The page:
The innate responsiveness of the immune system is important not only for quick responses to pathogens but also for the initiation and shaping of the subsequent adaptive immune response. Activation via the cytokine IL-18, a product of inflammasomes, gives rise to a rapid response that includes the production of self-reactive antibodies. As increased concentrations of this cytokine are found in inflammatory diseases, we investigated the origin of the B cell response and its regulation. We identified an accumulation of B cell-helper neutrophils in the spleen that interacted with innate-type invariant natural killer T cells (iNKT cells) to regulate B cell responses. We found that neutrophil-dependent expression of the death-receptor ligand FasL by iNKT cells was needed to restrict autoantibody production. Neutrophils can thus license iNKT cells to regulate potentially harmful autoreactive B cell responses during inflammasome-driven inflammation.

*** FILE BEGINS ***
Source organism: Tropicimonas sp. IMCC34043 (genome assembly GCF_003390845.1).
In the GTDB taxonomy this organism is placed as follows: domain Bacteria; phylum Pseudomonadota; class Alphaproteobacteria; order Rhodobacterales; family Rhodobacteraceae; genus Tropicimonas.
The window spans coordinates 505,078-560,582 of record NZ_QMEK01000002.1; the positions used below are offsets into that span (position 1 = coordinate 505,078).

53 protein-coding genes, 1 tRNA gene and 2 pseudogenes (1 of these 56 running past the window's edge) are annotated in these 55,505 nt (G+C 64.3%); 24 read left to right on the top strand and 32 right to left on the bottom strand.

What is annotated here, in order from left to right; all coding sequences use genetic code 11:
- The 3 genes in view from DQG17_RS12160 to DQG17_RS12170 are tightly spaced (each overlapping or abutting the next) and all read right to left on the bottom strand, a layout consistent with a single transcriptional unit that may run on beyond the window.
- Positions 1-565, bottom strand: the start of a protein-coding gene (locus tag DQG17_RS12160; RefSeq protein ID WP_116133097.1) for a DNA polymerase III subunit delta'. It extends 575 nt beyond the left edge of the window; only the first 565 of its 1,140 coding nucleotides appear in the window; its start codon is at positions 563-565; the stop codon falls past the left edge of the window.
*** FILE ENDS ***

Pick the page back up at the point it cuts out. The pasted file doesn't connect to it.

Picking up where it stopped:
|Original language||English (US)|
|Number of pages||8|
|State||Published - Dec 1 2016|
ASJC Scopus subject areas
- Immunology and Allergy